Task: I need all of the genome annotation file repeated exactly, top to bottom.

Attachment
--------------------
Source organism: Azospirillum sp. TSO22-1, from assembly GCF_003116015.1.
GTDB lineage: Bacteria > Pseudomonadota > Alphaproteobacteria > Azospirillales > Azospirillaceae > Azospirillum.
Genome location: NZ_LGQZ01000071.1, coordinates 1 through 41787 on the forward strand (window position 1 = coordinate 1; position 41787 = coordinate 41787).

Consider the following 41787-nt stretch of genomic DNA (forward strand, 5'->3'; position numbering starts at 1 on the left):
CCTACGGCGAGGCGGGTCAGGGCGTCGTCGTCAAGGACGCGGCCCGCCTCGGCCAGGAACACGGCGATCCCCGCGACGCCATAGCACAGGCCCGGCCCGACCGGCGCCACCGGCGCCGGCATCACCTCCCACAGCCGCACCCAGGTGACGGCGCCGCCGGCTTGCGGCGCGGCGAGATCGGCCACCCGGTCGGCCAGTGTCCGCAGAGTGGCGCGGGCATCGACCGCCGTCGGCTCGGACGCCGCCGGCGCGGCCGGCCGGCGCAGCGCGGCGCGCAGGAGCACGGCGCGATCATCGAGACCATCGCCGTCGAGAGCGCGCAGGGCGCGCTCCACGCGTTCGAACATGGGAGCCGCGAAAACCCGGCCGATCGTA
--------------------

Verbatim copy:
Source organism: Azospirillum sp. TSO22-1, from assembly GCF_003116015.1.
GTDB lineage: Bacteria > Pseudomonadota > Alphaproteobacteria > Azospirillales > Azospirillaceae > Azospirillum.
Genome location: NZ_LGQZ01000071.1, coordinates 1 through 41787 on the forward strand (window position 1 = coordinate 1; position 41787 = coordinate 41787).

Consider the following 41787-nt stretch of genomic DNA (forward strand, 5'->3'; position numbering starts at 1 on the left):
CCTACGGCGAGGCGGGTCAGGGCGTCGTCGTCAAGGACGCGGCCCGCCTCGGCCAGGAACACGGCGATCCCCGCGACGCCATAGCACAGGCCCGGCCCGACCGGCGCCACCGGCGCCGGCATCACCTCCCACAGCCGCACCCAGGTGACGGCGCCGCCGGCTTGCGGCGCGGCGAGATCGGCCACCCGGTCGGCCAGTGTCCGCAGAGTGGCGCGGGCATCGACCGCCGTCGGCTCGGACGCCGCCGGCGCGGCCGGCCGGCGCAGCGCGGCGCGCAGGAGCACGGCGCGATCATCGAGACCATCGCCGTCGAGAGCGCGCAGGGCGCGCTCCACGCGTTCGAACATGGGAGCCGCGAAAACCCGGCCGATCGTA